> >      with the chosen "packaging" technology.
> >      - a receiving SOAP node implementing this feature must 
> >provide  necessary functionality that enables any resources
> >      referenced within the SOAP message to be resolved 
> >(dereferenced,  whatever term of art is chosen to mean
> >      make the bytes of the representation(s) of the 
> >identified resource is  made available to the application).
> >
> > I believe that that is the essence of this feature in a nutshell.
> 
> I agree that a binding must provide the list you mention--I think it is
> very similar to the list stated in section 6. However, while this
> constitutes requirements to a specific binding, I don't think it is a
> processing model for the abstract feature. A specific binding may of
> course provide a processing model of its own but that is somewhat out of
> scope of this particular feature I would say.

Hmmm... How is it that what I suggest is specific to a particular binding?
I would have thought it rather generic and non-specific.

> 
> > "The compound SOAP structure model does not require that a
> >SOAP receiver  process, dereference, or otherwise  verify any 
> >secondary parts of a compound SOAP structure. It is up to the 
> >SOAP receiver to determine, based on  the processing context 
> >provided by the primary SOAP message part, which  operations 
> >must be performed (if any)  on the secondary part(s)."
> >
> > This paragraph troubles me deeply. I think that I understand
> >the  motivation behind the text, but  I think it misses the 
> >point, at least from my perspective.
> >
> > See the second bullet above regarding what I perceive are the
> >receiving  SOAP node's responsibilities. I think  that we need 
> >to be careful in the language that we choose.
> >
> > From SOAP1.2 part 1:
> >
> > "SOAP node
> >      The embodiment of the processing logic necessary to
> >transmit,  receive, process and/or relay a SOAP
> >      message, according to the set of conventions defined by 
> >this  recommendation. A SOAP node is responsible
> >      for enforcing the rules that govern the exchange of SOAP 
> >messages  (see 2. SOAP Processing Model). It
> >      accesses the services provided by the underlying 
> >protocols through  one or more SOAP bindings."
> >
> > I think that we need to be very careful about articulating
> >the  responsibilities of a SOAP node with respect to  any 
> >features that are defined. According to the definition above, 
> >a SOAP  node's responsibilities include 'processing'  which I 
> >believe we now mean to include the application-level processing .
> >
> > From SOAP 1.2 part 1 section 2.6:
> >
> > "4. Process all header blocks targeted at the node and, in
> >the case of an  ultimate SOAP receiver, the SOAP  body. A SOAP 
> >node MUST process all SOAP header blocks targeted at it. A 
> >SOAP node MAY choose  to ignore the application level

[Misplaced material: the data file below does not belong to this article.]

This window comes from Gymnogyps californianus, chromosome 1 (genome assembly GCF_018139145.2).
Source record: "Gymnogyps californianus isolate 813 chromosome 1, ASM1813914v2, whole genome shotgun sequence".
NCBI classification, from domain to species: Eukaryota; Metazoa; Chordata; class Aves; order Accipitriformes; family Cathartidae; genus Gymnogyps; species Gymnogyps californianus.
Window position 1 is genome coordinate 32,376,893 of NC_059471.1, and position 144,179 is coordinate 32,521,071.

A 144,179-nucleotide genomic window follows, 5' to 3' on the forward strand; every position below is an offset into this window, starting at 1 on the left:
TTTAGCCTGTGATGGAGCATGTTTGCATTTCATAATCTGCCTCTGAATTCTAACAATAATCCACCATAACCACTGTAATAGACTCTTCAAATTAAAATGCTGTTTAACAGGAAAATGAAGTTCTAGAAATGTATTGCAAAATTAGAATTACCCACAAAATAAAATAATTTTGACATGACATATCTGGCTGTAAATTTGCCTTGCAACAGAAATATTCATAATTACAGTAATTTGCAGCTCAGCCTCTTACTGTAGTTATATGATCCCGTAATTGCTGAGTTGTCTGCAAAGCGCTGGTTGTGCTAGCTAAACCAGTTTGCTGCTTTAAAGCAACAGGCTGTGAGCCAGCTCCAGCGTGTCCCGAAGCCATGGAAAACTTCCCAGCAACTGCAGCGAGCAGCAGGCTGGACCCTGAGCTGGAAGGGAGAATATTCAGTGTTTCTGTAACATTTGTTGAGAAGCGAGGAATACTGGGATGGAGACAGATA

> >processing specified by non-mandatory SOAP  header blocks 
> >targeted at it."
> >
> > I believe that what the wording:
> >      "The compound SOAP structure model does not require that
> >a SOAP  receiver process,
> >      dereference, or otherwise..."
> > is intended to mean that, just as the SOAP spec says nothing 
> >about what a  receiving SOAP node  does with the contents of a 
> >SOAP header block or the SOAP body, this  feature imposes no 
> >requirement  that the representations of the resources 
> >actually *be* processed,  dereferenced or otherwise validated, 
> >etc.  However, it DOES have a responsibility to provide for 
> >the means by which  the references can be resolved in the 
> >event that the application-level processing determines that a 
> >particular  reference be resolved.
> >
> > Bottom line for me is that we should define this feature in
> >terms of SOAP,  not in terms of the  anticipated technology 
> >that might implement the feature.
> 
> It seems to me that SOAP tries to do something very different from what
> the SOAP attachment feature tries to do. SOAP specifically is designed
> to provide an extensible and flexible processing model for the
> components of the SOAP message. The attachment feature, however, does
> not provide this at all--it merely provides a means for talking about
> how compound structures can be organized and represented by a binding.
> 
> For example, if we believe that modeling attachments through generic
> references, then it seems to follow that we cannot in general guarantee
> that a recipient can (or even wants to) dereference these references.
> Likewise, as we allow for the references to have arbitrary relationships
> it seems to be out of scope of the attachment feature spec to dictate
> what should be done with these references.

I don't think that is what I was suggesting at all. I was trying to say
that we must be very careful about articulating the responsibilities of
various aspects of the SOAP node. In particular, there is a responsibility
(IMO, based on the citations above) of the implementation of the SOAP 
binding 
that implements this feature to provide the SOAP node with the "access
to services of the underlying protocols". 

What is currently specified suggests (to me) that the *means by which
the secondary part is dereferenced* is left entirely up to the
application-level code, which doesn't seem right to me. To my mind,
this is the responsibility of the implementation of the SOAP binding
to provide this service. Otherwise, you end up with application code 
tightly coupled with the specific protocol (DIME, MIME, etc.) used
to transmit the compound SOAP message (yuch!)

> 
> Hope this makes sense,
> 
> Henrik Frystyk Nielsen 
> mailto:henrikn@microsoft.com 
> 
> [1] http://www.w3.org/2000/xp/Group/xmlp-issues.html
> [2] http://lists.w3.org/Archives/Public/xml-dist-app/2002Jul/0233.html
> [3] http://www.w3.org/TR/2002/WD-soap12-af-20020814/
> 
Received on Tuesday, 10 September 2002 07:53:13 GMT

This archive was generated by hypermail 2.2.0+W3C-0.50 : Monday, 7 December 2009 10:59:11 GMT